Bête fair: Emma Watson stars in classy Beauty and the Beast
17 March, 2017 — By Dan Carrier
Dan Stevens and Emma Watson in Beauty and the Beast
BEAUTY AND THE BEAST
Directed by Bill Condon
TAKING their blockbuster 1990s cartoon and turning it into a high-spec live action family flick, this is a straight-up fairytale with a scattering of jokes for the accompanying adults.
The Beast (Dan Stevens) is a playboy French aristo whose home is like Versailles, and with a similar let-them-eat-cake attitude to the grubby peasants living in hovels outside his grandiose grounds.
When sorceress Agathe (Hattie Morahan) shows up on his doorstep seeking shelter, his get-out-of-here attitude prompts her into issuing a curse that turns him into a seven-foot tall hairy and horned grinch, with his servants turned into talking furniture.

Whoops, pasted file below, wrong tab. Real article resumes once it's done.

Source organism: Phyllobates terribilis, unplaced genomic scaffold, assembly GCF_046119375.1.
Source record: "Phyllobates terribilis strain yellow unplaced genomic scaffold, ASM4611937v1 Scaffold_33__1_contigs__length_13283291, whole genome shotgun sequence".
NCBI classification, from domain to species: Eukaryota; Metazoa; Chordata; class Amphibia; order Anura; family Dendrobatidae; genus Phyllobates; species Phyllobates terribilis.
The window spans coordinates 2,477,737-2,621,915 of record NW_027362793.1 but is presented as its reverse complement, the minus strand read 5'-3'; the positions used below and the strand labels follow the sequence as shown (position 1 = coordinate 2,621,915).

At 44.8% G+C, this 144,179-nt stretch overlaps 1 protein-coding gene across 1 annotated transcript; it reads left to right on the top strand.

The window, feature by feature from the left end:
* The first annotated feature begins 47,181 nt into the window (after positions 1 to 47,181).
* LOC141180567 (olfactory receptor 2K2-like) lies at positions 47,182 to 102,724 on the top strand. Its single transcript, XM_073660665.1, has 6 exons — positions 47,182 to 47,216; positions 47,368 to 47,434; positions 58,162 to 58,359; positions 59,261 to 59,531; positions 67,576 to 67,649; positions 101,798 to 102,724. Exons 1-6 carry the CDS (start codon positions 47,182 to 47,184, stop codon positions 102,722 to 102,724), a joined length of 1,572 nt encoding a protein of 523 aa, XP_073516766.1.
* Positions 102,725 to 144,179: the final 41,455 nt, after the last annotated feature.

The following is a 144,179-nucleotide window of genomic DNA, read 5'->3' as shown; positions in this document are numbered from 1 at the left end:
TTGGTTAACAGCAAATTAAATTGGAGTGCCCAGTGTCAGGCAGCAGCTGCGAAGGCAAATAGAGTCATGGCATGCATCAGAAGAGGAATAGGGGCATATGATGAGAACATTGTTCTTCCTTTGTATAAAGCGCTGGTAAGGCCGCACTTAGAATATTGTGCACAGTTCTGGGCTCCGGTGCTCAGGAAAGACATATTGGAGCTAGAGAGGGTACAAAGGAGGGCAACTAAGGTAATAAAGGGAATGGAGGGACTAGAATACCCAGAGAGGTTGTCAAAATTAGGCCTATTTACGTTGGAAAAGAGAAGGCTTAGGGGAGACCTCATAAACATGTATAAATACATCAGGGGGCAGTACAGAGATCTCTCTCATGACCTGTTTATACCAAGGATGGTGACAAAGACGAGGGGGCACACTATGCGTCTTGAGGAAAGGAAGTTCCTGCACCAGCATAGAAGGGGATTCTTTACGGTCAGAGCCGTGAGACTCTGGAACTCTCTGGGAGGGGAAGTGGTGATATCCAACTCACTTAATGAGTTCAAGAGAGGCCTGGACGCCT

Meanwhile, in a nearby village, young Belle (Emma Watson) is the local head-turner, whose love of books marks her out as an eccentric. She spends her days caring for her father (Kevin Kline), a mechanical toy maker. Her hand in marriage is sought by village hunk Gaston (played with relish by Luke Evans), and he will stop at nothing to win her heart.
One day, Maurice is captured by the Beast and so Belle sets out to rescue him – and instead becomes his prisoner.
Can the beauty and the beast find some common ground and break the curse, before Gaston and his numbskull followers burn his castle down?
There is plenty to admire. It looks fantastic, drawing on some great sets and special effects, and the story is told with gusto. Minor characters such as Lumiere, the talking candlestick, Mrs Potts, the tea pot, and Cogsworth, the clock, are superb and shove their human counterparts into the shade somewhat – voiced by Ewan McGregor, Emma Thompson and Ian McKellen, they provide the required charm.
But sadly Watson’s voice and the songs she is given don’t lead to much foot-tapping. There will be no refrain you’ll find yourself whistling as you leave the theatre, an important downside when much of the fun is halted by crusty villagers breaking into song.
However, for the age group this is aimed at, it is a classy, well-intentioned take on a favourite tale, and can be stored alongside Kenneth Branagh’s excellent Cinderella (2015).